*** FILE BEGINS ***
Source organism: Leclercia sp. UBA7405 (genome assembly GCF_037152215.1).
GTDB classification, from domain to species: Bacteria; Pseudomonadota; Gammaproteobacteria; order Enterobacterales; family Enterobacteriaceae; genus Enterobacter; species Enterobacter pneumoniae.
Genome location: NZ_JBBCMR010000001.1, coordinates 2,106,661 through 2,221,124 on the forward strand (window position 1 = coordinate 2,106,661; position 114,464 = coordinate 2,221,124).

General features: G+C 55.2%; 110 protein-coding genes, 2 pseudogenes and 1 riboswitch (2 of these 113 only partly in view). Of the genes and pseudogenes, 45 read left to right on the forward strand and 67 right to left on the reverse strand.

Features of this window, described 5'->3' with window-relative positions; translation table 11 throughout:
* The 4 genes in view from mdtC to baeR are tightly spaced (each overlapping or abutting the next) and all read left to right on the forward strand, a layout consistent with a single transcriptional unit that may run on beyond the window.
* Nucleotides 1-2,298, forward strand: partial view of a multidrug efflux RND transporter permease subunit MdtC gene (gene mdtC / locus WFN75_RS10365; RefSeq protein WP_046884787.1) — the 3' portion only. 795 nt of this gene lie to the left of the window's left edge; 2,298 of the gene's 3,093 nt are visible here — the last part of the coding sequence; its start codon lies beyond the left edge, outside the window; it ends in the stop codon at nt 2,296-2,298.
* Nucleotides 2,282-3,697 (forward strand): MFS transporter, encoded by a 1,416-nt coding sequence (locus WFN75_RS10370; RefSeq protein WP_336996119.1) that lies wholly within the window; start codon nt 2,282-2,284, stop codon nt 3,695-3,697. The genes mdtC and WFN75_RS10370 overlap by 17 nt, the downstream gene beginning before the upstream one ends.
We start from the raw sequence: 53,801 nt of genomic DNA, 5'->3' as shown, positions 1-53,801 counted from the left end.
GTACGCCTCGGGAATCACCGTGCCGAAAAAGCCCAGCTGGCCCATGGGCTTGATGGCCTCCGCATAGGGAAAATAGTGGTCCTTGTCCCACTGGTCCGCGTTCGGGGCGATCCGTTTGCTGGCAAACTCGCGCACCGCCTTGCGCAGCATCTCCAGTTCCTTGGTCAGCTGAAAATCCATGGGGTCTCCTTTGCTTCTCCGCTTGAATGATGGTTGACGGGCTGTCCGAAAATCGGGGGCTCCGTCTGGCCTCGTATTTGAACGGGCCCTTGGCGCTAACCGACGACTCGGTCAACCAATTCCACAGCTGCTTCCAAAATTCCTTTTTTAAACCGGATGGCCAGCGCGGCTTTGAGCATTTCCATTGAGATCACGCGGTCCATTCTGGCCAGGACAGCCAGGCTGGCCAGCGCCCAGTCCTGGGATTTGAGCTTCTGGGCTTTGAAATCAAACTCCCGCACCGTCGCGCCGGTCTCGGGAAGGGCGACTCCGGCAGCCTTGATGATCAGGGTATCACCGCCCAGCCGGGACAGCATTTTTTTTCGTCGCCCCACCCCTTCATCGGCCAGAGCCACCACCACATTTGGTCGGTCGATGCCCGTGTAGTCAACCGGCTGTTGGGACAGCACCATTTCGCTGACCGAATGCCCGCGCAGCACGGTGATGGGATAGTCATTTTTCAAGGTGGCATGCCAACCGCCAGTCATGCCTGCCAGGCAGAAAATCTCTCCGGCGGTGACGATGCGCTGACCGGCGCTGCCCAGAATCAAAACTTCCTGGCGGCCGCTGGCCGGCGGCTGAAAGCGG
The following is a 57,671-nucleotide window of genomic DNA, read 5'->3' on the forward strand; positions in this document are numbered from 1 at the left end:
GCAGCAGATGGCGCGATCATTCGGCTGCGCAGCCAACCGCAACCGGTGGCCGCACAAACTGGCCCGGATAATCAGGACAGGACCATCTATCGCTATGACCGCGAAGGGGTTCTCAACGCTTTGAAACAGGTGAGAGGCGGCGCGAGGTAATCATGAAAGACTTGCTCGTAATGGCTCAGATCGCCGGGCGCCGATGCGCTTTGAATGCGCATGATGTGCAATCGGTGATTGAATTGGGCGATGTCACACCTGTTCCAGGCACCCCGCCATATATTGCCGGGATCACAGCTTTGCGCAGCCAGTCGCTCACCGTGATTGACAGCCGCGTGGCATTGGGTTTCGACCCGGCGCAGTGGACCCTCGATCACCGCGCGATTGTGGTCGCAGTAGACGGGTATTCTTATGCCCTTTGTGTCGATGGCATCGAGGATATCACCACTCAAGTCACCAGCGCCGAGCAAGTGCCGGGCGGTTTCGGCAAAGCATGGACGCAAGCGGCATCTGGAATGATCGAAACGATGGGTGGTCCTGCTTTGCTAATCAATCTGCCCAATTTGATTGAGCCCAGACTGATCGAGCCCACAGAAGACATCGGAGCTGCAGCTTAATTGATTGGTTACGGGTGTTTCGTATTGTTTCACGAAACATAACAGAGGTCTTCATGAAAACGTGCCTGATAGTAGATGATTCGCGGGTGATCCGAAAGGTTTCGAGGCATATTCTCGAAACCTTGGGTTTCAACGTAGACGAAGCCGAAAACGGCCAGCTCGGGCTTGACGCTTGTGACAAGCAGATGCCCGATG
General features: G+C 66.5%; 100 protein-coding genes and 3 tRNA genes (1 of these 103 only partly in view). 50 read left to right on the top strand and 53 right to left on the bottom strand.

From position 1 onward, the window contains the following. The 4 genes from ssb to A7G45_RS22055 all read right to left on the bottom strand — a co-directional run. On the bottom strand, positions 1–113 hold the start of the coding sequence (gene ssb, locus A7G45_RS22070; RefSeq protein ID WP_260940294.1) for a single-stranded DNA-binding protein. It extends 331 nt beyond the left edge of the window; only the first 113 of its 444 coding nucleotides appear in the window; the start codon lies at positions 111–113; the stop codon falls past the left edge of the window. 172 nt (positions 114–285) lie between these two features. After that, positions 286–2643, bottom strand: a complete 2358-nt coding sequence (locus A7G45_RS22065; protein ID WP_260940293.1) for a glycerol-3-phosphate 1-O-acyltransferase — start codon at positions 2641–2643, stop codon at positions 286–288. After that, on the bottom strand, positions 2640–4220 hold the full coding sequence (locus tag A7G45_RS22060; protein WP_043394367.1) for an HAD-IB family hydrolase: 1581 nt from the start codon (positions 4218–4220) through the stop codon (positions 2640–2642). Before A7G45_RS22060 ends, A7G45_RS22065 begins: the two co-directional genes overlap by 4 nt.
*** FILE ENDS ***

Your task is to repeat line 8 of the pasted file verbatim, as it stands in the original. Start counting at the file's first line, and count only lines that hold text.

* Nucleotides 2,282-3,697 (forward strand): MFS transporter, encoded by a 1,416-nt coding sequence (locus WFN75_RS10370; RefSeq protein WP_336996119.1) that lies wholly within the window; start codon nt 2,282-2,284, stop codon nt 3,695-3,697. The genes mdtC and WFN75_RS10370 overlap by 17 nt, the downstream gene beginning before the upstream one ends.